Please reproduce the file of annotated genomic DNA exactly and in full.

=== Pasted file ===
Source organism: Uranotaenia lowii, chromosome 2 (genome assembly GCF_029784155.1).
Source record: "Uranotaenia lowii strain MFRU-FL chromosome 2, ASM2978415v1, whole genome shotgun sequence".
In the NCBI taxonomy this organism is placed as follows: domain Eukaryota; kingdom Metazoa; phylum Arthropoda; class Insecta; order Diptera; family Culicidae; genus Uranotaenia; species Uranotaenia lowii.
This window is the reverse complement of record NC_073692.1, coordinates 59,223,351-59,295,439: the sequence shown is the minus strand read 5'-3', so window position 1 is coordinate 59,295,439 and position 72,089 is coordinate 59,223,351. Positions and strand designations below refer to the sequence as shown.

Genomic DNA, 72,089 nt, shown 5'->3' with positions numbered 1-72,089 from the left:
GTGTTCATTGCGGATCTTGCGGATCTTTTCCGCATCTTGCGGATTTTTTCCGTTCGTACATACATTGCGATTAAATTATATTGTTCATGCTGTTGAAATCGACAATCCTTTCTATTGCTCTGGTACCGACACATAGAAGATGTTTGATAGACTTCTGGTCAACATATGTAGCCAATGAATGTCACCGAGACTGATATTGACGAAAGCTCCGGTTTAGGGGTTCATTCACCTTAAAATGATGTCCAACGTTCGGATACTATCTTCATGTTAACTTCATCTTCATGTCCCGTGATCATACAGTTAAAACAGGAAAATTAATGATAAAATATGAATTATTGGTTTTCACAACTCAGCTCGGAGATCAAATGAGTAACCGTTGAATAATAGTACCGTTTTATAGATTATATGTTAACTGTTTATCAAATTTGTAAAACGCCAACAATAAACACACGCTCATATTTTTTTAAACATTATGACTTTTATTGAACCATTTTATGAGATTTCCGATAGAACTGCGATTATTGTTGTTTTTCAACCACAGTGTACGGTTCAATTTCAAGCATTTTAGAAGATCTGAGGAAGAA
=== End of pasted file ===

Source organism: Uranotaenia lowii, chromosome 2 (genome assembly GCF_029784155.1).
Source record: "Uranotaenia lowii strain MFRU-FL chromosome 2, ASM2978415v1, whole genome shotgun sequence".
In the NCBI taxonomy this organism is placed as follows: domain Eukaryota; kingdom Metazoa; phylum Arthropoda; class Insecta; order Diptera; family Culicidae; genus Uranotaenia; species Uranotaenia lowii.
This window is the reverse complement of record NC_073692.1, coordinates 59,223,351-59,295,439: the sequence shown is the minus strand read 5'-3', so window position 1 is coordinate 59,295,439 and position 72,089 is coordinate 59,223,351. Positions and strand designations below refer to the sequence as shown.

Genomic DNA, 72,089 nt, shown 5'->3' with positions numbered 1-72,089 from the left:
GTGTTCATTGCGGATCTTGCGGATCTTTTCCGCATCTTGCGGATTTTTTCCGTTCGTACATACATTGCGATTAAATTATATTGTTCATGCTGTTGAAATCGACAATCCTTTCTATTGCTCTGGTACCGACACATAGAAGATGTTTGATAGACTTCTGGTCAACATATGTAGCCAATGAATGTCACCGAGACTGATATTGACGAAAGCTCCGGTTTAGGGGTTCATTCACCTTAAAATGATGTCCAACGTTCGGATACTATCTTCATGTTAACTTCATCTTCATGTCCCGTGATCATACAGTTAAAACAGGAAAATTAATGATAAAATATGAATTATTGGTTTTCACAACTCAGCTCGGAGATCAAATGAGTAACCGTTGAATAATAGTACCGTTTTATAGATTATATGTTAACTGTTTATCAAATTTGTAAAACGCCAACAATAAACACACGCTCATATTTTTTTAAACATTATGACTTTTATTGAACCATTTTATGAGATTTCCGATAGAACTGCGATTATTGTTGTTTTTCAACCACAGTGTACGGTTCAATTTCAAGCATTTTAGAAGATCTGAGGAAGAA